Claiming Future Lost Wages and Medical Expenses for a Florida Car Accident

A Florida state appellate court just reversed a significant jury verdict in favor of an injured driver in a car accident case. According to court records, Kenneth Babin, age 63, sued his own insurance carrier, the Auto Club Insurance Company, for under-insured motorist coverage benefits after being injured in a car accident.

While our Miami personal injury lawyers did not represent the claimant, according to court records, Mr. Babin was rear-ended in a multi-car accident and claimed damages for personal injuries, future medical expenses for lower-back surgery, past lost wages, and future loss of earning capacity from a planned business.

Babin was injured in the collision in June 2010, when he was hit from behind by Melvin Scott. He sued both Scott and Auto Club. Auto Club did not deny that Scott was negligent, but refused to pay for Mr. Babin’s future surgery to his lower back, for past lost wages, and for the loss of his ability to make future earnings from a scuba-diving business he had planned to start with a friend prior to his accident.

A Marion County Florida jury awarded Mr. Babin $120,000 in past medical expenses, $70,000 in past lost earnings, $160,000 in future medical expenses, $72,000 in lost earning ability for future years, $15,000 for past pain and suffering, and $15,000 for future pain and suffering. Following the verdict, Auto Club challenged the damages awarded for future medical expenses, past lost earnings, and future earning capacity. As to those claims, Auto Club argued the trial court erred in failing to grant its motion for directed verdict during the trial.

Compensation for Future Medical Expenses

The appellate court agreed with Auto Club and found that Florida law permits recovery of only the reasonable value or expense of hospitalization and medical care and treatment necessarily or reasonably obtained by a claimant in the past or to be so obtained in the future. To support his claim, Mr. Babin called Dr. Masson to testify that if Mr. Babin’s conservative therapy fails, he might require a two-level spinal reconstruction “at some point.” However, and importantly,

Dr. Masson testified that Mr. Babin had not yet reached that level of dysfunction where surgery was “indicated currently.”

The appellate court reversed the verdict for future medical expenses based upon Dr. Masson’s testimony and Florida’s personal injury law, which restricts recovery of future medical expenses to only those expenses “reasonably certain” to be incurred and not those that are merely possible. In other words, whether or not Mr. Babin would require future surgery was too speculative.

Lost Wages and Future Earning Capacity

Under Florida law, the amount of an award for loss of future earning capacity is measured by a plaintiff's diminished ability to earn an income in the future, not the plaintiff's actual loss of future earnings. Similar to a claim for future medical expenses, money claimed for the loss of future earning capacity must be proved with “reasonable certainty.”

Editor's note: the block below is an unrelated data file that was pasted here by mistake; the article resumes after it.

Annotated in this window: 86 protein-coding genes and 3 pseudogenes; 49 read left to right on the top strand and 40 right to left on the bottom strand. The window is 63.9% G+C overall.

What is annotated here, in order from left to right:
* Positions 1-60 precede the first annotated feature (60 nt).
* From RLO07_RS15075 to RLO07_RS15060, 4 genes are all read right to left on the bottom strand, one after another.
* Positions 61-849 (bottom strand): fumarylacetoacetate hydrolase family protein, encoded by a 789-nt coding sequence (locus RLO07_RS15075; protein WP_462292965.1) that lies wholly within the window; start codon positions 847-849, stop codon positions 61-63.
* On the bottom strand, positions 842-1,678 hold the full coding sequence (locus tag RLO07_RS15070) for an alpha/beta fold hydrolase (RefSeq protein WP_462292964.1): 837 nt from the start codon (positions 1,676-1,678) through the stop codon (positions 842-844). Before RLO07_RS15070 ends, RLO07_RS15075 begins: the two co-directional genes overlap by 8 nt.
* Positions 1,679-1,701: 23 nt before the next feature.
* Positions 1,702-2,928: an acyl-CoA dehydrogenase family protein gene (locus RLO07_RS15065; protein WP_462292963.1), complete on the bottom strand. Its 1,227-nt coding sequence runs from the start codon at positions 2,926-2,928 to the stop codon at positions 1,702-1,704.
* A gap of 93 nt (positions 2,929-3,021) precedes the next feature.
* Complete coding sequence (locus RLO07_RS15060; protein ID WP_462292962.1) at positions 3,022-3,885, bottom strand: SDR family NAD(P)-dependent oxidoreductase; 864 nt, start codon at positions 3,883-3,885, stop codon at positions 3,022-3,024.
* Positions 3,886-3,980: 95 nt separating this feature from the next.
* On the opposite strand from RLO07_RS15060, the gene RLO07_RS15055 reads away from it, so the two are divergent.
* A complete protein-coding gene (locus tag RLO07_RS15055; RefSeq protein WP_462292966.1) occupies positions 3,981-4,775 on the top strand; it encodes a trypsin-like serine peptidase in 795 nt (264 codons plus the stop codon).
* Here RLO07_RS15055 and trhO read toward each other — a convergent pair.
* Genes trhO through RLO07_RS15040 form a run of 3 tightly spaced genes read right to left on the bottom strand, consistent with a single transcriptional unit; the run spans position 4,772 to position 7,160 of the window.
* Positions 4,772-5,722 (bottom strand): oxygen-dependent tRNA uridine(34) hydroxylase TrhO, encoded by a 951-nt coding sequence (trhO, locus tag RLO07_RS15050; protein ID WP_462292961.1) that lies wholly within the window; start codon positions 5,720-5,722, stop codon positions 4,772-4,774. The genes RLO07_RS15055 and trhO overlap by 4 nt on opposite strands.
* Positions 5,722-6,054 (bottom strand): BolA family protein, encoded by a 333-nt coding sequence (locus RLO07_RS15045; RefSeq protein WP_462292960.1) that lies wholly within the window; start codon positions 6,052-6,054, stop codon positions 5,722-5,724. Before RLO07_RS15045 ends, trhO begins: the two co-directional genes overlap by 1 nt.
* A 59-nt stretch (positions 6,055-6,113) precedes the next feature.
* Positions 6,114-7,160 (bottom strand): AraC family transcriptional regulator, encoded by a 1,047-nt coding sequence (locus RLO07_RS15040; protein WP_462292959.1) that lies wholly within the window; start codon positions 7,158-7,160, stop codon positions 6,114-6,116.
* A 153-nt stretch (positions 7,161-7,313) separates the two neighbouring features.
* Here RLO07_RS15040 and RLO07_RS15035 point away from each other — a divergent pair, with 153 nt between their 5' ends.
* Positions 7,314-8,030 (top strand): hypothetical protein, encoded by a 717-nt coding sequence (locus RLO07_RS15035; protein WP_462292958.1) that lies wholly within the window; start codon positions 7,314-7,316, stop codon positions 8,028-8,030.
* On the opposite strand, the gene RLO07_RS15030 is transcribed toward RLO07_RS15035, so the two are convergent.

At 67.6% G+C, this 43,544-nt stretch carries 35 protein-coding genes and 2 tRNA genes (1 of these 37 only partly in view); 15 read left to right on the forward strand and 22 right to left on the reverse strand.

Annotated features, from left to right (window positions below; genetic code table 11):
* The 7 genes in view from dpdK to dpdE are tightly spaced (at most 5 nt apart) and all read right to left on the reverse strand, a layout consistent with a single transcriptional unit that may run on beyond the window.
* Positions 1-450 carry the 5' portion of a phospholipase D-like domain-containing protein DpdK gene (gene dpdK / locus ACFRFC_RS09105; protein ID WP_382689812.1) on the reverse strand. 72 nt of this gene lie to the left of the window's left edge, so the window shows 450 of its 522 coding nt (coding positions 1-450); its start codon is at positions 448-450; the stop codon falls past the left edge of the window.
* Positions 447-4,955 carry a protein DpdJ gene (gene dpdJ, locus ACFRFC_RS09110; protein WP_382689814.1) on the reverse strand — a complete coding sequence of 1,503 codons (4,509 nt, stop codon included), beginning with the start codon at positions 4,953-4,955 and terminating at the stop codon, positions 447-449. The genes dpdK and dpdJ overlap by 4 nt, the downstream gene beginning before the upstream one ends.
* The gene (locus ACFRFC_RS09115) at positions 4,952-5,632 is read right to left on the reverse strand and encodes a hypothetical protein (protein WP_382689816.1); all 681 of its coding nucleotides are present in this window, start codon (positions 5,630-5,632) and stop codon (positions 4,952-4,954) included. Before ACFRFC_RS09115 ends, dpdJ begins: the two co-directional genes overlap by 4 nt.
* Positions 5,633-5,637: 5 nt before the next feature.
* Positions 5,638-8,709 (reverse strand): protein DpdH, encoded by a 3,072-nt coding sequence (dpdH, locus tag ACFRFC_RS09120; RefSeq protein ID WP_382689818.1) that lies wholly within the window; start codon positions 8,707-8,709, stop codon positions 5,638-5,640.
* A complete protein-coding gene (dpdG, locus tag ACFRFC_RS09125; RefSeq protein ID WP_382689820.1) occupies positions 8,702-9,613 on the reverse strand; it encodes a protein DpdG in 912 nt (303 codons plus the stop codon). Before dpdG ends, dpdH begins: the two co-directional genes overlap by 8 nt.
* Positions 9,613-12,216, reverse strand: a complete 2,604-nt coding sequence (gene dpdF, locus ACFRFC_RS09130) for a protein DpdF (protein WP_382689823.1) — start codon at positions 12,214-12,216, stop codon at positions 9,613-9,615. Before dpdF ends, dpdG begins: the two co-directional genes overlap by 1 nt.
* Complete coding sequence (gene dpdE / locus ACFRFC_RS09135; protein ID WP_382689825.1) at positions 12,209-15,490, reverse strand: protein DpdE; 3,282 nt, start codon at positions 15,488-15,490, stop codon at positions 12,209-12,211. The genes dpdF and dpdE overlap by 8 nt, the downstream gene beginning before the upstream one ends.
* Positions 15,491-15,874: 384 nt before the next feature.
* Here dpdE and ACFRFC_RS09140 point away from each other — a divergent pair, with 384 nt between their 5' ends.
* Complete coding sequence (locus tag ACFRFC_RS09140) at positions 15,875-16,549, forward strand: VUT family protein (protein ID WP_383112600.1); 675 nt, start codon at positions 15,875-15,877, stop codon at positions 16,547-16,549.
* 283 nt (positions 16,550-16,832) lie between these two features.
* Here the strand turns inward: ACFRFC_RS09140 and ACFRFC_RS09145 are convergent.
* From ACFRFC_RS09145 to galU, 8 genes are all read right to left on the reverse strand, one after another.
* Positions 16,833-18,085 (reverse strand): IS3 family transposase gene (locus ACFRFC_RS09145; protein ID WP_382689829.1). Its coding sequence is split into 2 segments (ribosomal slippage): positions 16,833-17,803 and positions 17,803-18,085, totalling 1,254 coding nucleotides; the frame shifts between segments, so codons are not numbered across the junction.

To prove a claim for loss of earning capacity in a Florida car accident, a plaintiff “must demonstrate a reasonable certainty of injury” and “present evidence which will allow a jury to reasonably calculate lost earning capacity.” The amount of the loss is measured by the amount of impairment found by the jury based upon multiple relevant factors, including the plaintiff's age, health, habits, occupation, surroundings, and earnings before and after the injury. In this case the appellate court found that Mr. Babin failed to meet his burden of proof to establish any diminished earning capacity in the future.

Mr. Babin testified that he had intended to open a scuba-diving business in Belize before the accident, and unfortunately, was unable to dive after the accident. However, the court found that his inability to work as a dive master did not preclude Mr. Babin’s finding other work and that there was no evidence presented to the jury that he was completely disabled from further gainful employment as a result of his injury.

Car accident cases in Florida can take a long time to process, especially when fully litigated. The Appellate Court’s opinion was published in November 2016, over six years from the date of the accident. This is not unusual for a state court auto accident case that has been tried by a jury and then argued on appeal.

One of the most important lessons to be learned from Mr. Babin’s case is the importance of obtaining under-insured motorist coverage. The majority of cases we investigate on behalf of injured drivers, passengers, pedestrians, motorcycle, and bicycle accident victims in Florida are caused by drivers who carry either no bodily injury insurance or not enough to cover the significance of the injury. We urge everyone who owns or operates a car or truck or motorcycle in Florida to obtain under-insured motorist coverage of at least $50,000/$100,000.

This case also demonstrates the difficulty of suing an auto insurer in Florida. Mr. Babin successfully convinced both a trial judge and jury to compensate him for his future medical and lost wages, but a Florida appellate court took the verdict away. This also is another unfortunate but common scenario in personal injury cases in Florida.

Our law firm has successfully investigated thousands of cases and claims on behalf of people (and their families) who have been hurt in traffic accidents across the State of Florida since 1991. If you have been in a car, truck, motorcycle, bicycle, or pedestrian accident, you may be entitled to receive money for your pain and suffering, lost wages, medical expenses, and other damages. We urge you to contact an experienced personal injury attorney who knows how to protect your legal rights and get you the money you deserve for your injuries.

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